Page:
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Sabotaging Your Practice? Just Stop It!

Last month, I attended TBD Law, an invitation-only lawyer unconference. The purpose of the event was to take a step back and look at the future of law practice. For me, it was a chance to reflect and strategize about how to be more effective and efficient as a practitioner. It also gave me the kick in the butt I needed to focus on a big goal for me this year: bringing my first online course to market.
Toward the end of the event, we were given a worksheet to write out our schedule for putting our plans into action. At the bottom of it was the prompt “I commit to stop doing these three things”—and three blank lines. Although challenging and painful, I resigned myself to writing “Watching YouTube and crap web surfing in the office.” I am the master of thinking “I’ll just take a quick brain-break,” and then losing hours of productivity to mindless videos. But I have too many projects and too little energy to waste bandwidth watching Fails of the Week or Irish People Taste Fritos (and I enjoy both those channels).
Since returning from the event, I’ve stuck to my guns. I look to my to-do list on the Wall of Pain instead of YouTube when I need to refocus my mind. When I really need a brain-break, I walk a lap around the office or step outside for a few minutes; getting the blood flowing helps calm my restless mind.

What Lawyers Say They Need to Stop Doing
In an anonymous survey, I asked my fellow legal eagles, “When you consider your future plans as a lawyer and a person, what’s the one thing you need to commit to stop doing?”
There were some obvious themes in the responses I received.

Setting Boundaries
There were several responses about managing interactions with others. These lawyers said they need to stop:

  • “Saying yes to more work when my plate is already overflowing.”
  • “Completing tasks that I can delegate to a member of my team.”
  • “Entertaining crazy. I let my bleeding-heart rope me into helping people long after my brain says they are bad news, crazy or unreasonable, and to get out. I need to listen to my brain more, and my heart less.”

One of the best pieces of advice I heard in my own career was, “You never regret the client you didn’t take.”

Avoiding Time-Sucks
Like me, several respondents said they need to stop doing things that waste their time, including:

  • “Meeting with people for coffee or lunch who do not add value to my personal life, practice or clients.”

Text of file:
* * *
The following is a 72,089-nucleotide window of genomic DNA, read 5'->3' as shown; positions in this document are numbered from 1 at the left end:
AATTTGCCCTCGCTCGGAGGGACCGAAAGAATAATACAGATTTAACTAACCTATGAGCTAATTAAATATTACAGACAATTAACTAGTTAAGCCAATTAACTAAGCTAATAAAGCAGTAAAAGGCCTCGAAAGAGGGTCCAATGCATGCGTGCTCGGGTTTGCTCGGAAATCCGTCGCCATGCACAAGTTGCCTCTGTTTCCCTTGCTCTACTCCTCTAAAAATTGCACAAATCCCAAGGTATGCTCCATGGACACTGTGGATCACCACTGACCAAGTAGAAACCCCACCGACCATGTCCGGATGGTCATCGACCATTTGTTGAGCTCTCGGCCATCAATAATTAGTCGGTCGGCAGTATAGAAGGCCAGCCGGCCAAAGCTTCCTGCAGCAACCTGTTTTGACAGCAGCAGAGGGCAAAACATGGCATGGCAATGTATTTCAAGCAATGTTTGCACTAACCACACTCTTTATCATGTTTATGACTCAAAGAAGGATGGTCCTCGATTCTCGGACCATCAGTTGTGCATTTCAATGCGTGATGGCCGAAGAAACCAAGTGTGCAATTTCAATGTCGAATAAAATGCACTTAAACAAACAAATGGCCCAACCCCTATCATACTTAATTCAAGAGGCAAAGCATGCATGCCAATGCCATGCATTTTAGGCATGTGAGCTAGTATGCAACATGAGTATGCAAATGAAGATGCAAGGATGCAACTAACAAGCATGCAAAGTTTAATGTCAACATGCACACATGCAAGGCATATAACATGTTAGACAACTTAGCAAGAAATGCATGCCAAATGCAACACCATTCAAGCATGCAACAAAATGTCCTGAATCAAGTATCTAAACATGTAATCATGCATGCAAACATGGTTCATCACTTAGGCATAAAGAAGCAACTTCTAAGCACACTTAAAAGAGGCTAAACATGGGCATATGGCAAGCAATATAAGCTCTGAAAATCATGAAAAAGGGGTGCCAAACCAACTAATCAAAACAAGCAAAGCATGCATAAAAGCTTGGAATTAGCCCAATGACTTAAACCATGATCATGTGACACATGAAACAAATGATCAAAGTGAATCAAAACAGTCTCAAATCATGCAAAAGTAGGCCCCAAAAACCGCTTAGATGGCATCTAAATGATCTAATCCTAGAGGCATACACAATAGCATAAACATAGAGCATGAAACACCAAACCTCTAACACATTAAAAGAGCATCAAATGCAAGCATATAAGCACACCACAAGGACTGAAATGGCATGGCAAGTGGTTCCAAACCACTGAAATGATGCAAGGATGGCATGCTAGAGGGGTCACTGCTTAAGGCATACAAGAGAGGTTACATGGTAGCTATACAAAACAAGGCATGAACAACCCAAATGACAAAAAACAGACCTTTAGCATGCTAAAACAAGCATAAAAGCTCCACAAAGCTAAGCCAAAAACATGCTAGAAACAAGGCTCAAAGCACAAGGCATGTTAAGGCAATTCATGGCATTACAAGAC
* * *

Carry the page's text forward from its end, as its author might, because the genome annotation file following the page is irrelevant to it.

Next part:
• “Checking my emails more than four times on any day.”

I agree with that email comment. When I travel, and don’t have 24-7 access to email, I see how fast I can clear new messages in batches. Looking at emails as they come in wastes time because it’s not just about reading the message—it takes time to figure out where I was in my other project, or to get back on track.
Multiple people reported they need to give up time-sucks related to clients who balk at paying. They said:

  • “I’m done giving my time away for free. Oh, really? You want a consult with me to review your documents and give you advice? That’ll be $250.”
  • “I don’t work for people who complain about paying me, won’t pay me, or want to use my time for free. If someone doesn’t want to pay for what I do for them, I will redirect that time to my family or something I find more rewarding and beneficial.”

Professional Confidence
Interestingly, a few respondents said they need to stop denying their professional competence, saying they need to stop:

  • “Triple-guessing my abilities as a lawyer and editing everything to death.”
  • “Feeling like I’m not a real lawyer.”

As lawyers, we are part of a profession. Yes, we have tremendous responsibilities and many of us are stricken with perfectionistic thinking (myself included). But it’s just a job. Being lawyers doesn’t mean we stop being human.
So, what about you? What will you commit to stop doing?

Ruth Carter

Ruth Carter is a lawyer, writer and speaker. She is Of Counsel with Venjuris, focusing her practice on intellectual property, social media, First Amendment and flash mob lab. Named an ABA Journal 2012 Legal Rebel, Ruth is the author of the ABA book The Legal Side of Blogging for Lawyers, as well as Flash Mob Law: The Legal Side of Planning and Participating in Pillow Fights, No Pants Rides, and Other Shenanigans. In Nothing But the Ruth, she writes about the lessons she’s learning while building her practice. She blogs at UndeniableRuth.com. Follow her on Twitter @ rbcarter. Previously published in Attorney at Work.

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Filed Under: Business ManagementFeatured Stories

About the Author: Ruth Carter is a lawyer, writer and speaker. She is Of Counsel with Venjuris, focusing her practice on intellectual property, social media, First Amendment and flash mob lab. Named an ABA Journal 2012 Legal Rebel, Ruth is the author of the ABA book The Legal Side of Blogging for Lawyers, as well as Flash Mob Law: The Legal Side of Planning and Participating in Pillow Fights, No Pants Rides, and Other Shenanigans. In Nothing But the Ruth, she writes about the lessons she’s learning while building her practice. She blogs at UndeniableRuth.com. Follow her on Twitter @ rbcarter. Previously published in Attorney at Work.

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